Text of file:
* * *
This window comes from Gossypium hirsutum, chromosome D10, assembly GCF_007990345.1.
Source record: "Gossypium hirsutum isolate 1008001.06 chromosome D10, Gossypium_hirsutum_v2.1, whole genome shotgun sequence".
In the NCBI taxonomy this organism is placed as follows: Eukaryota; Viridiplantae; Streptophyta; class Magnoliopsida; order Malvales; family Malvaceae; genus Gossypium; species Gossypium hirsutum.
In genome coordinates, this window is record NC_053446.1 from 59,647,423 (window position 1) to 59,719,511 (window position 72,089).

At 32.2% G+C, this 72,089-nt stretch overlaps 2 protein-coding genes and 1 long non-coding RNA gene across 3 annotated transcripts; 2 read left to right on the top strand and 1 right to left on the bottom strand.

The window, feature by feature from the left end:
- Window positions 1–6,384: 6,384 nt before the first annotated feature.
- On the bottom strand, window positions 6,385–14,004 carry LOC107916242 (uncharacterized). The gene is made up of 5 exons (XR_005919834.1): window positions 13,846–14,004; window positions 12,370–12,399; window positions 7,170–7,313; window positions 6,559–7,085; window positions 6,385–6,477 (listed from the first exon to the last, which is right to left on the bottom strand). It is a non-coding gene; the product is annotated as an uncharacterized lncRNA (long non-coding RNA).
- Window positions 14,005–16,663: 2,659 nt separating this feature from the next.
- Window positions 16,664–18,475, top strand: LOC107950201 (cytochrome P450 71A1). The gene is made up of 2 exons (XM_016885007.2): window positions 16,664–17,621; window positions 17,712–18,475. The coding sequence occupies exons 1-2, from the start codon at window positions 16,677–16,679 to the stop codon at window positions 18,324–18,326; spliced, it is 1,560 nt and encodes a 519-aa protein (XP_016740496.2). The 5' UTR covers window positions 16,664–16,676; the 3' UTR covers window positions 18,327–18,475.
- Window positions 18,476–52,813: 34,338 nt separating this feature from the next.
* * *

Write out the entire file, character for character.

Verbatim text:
This window comes from Gossypium hirsutum, chromosome D10, assembly GCF_007990345.1.
Source record: "Gossypium hirsutum isolate 1008001.06 chromosome D10, Gossypium_hirsutum_v2.1, whole genome shotgun sequence".
In the NCBI taxonomy this organism is placed as follows: Eukaryota; Viridiplantae; Streptophyta; class Magnoliopsida; order Malvales; family Malvaceae; genus Gossypium; species Gossypium hirsutum.
In genome coordinates, this window is record NC_053446.1 from 59,647,423 (window position 1) to 59,719,511 (window position 72,089).

At 32.2% G+C, this 72,089-nt stretch overlaps 2 protein-coding genes and 1 long non-coding RNA gene across 3 annotated transcripts; 2 read left to right on the top strand and 1 right to left on the bottom strand.

The window, feature by feature from the left end:
- Window positions 1–6,384: 6,384 nt before the first annotated feature.
- On the bottom strand, window positions 6,385–14,004 carry LOC107916242 (uncharacterized). The gene is made up of 5 exons (XR_005919834.1): window positions 13,846–14,004; window positions 12,370–12,399; window positions 7,170–7,313; window positions 6,559–7,085; window positions 6,385–6,477 (listed from the first exon to the last, which is right to left on the bottom strand). It is a non-coding gene; the product is annotated as an uncharacterized lncRNA (long non-coding RNA).
- Window positions 14,005–16,663: 2,659 nt separating this feature from the next.
- Window positions 16,664–18,475, top strand: LOC107950201 (cytochrome P450 71A1). The gene is made up of 2 exons (XM_016885007.2): window positions 16,664–17,621; window positions 17,712–18,475. The coding sequence occupies exons 1-2, from the start codon at window positions 16,677–16,679 to the stop codon at window positions 18,324–18,326; spliced, it is 1,560 nt and encodes a 519-aa protein (XP_016740496.2). The 5' UTR covers window positions 16,664–16,676; the 3' UTR covers window positions 18,327–18,475.
- Window positions 18,476–52,813: 34,338 nt separating this feature from the next.